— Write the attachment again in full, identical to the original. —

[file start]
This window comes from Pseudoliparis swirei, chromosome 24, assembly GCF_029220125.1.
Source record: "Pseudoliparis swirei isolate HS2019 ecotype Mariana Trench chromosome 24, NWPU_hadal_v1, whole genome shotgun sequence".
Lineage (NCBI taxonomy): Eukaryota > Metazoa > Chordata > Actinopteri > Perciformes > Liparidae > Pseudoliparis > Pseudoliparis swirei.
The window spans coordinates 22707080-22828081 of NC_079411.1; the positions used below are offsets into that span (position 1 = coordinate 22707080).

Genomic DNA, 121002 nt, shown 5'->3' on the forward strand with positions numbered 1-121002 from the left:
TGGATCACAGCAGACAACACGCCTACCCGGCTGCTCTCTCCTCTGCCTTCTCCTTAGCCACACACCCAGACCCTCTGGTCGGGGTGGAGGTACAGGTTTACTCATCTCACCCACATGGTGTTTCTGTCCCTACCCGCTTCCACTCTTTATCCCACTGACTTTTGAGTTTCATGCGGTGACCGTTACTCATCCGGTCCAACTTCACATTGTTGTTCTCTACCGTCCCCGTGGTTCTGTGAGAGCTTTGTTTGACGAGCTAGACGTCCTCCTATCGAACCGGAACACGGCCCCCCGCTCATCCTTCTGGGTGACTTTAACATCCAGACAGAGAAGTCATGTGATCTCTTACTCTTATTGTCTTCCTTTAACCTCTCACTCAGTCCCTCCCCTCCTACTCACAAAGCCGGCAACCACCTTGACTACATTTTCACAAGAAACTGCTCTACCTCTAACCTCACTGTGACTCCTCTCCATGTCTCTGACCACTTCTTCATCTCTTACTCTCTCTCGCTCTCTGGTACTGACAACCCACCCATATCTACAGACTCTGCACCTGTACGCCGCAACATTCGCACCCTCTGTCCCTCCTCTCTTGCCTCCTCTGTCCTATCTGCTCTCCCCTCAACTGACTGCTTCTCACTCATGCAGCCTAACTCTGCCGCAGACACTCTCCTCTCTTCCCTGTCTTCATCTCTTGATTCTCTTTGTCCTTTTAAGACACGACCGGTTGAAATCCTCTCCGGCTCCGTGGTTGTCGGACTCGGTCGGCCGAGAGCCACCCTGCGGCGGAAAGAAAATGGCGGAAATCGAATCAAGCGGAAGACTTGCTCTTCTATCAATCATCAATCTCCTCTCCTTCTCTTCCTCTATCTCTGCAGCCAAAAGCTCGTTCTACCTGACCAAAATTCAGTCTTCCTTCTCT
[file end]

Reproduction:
This window comes from Pseudoliparis swirei, chromosome 24, assembly GCF_029220125.1.
Source record: "Pseudoliparis swirei isolate HS2019 ecotype Mariana Trench chromosome 24, NWPU_hadal_v1, whole genome shotgun sequence".
Lineage (NCBI taxonomy): Eukaryota > Metazoa > Chordata > Actinopteri > Perciformes > Liparidae > Pseudoliparis > Pseudoliparis swirei.
The window spans coordinates 22707080-22828081 of NC_079411.1; the positions used below are offsets into that span (position 1 = coordinate 22707080).

Genomic DNA, 121002 nt, shown 5'->3' on the forward strand with positions numbered 1-121002 from the left:
TGGATCACAGCAGACAACACGCCTACCCGGCTGCTCTCTCCTCTGCCTTCTCCTTAGCCACACACCCAGACCCTCTGGTCGGGGTGGAGGTACAGGTTTACTCATCTCACCCACATGGTGTTTCTGTCCCTACCCGCTTCCACTCTTTATCCCACTGACTTTTGAGTTTCATGCGGTGACCGTTACTCATCCGGTCCAACTTCACATTGTTGTTCTCTACCGTCCCCGTGGTTCTGTGAGAGCTTTGTTTGACGAGCTAGACGTCCTCCTATCGAACCGGAACACGGCCCCCCGCTCATCCTTCTGGGTGACTTTAACATCCAGACAGAGAAGTCATGTGATCTCTTACTCTTATTGTCTTCCTTTAACCTCTCACTCAGTCCCTCCCCTCCTACTCACAAAGCCGGCAACCACCTTGACTACATTTTCACAAGAAACTGCTCTACCTCTAACCTCACTGTGACTCCTCTCCATGTCTCTGACCACTTCTTCATCTCTTACTCTCTCTCGCTCTCTGGTACTGACAACCCACCCATATCTACAGACTCTGCACCTGTACGCCGCAACATTCGCACCCTCTGTCCCTCCTCTCTTGCCTCCTCTGTCCTATCTGCTCTCCCCTCAACTGACTGCTTCTCACTCATGCAGCCTAACTCTGCCGCAGACACTCTCCTCTCTTCCCTGTCTTCATCTCTTGATTCTCTTTGTCCTTTTAAGACACGACCGGTTGAAATCCTCTCCGGCTCCGTGGTTGTCGGACTCGGTCGGCCGAGAGCCACCCTGCGGCGGAAAGAAAATGGCGGAAATCGAATCAAGCGGAAGACTTGCTCTTCTATCAATCATCAATCTCCTCTCCTTCTCTTCCTCTATCTCTGCAGCCAAAAGCTCGTTCTACCTGACCAAAATTCAGTCTTCCTTCTCT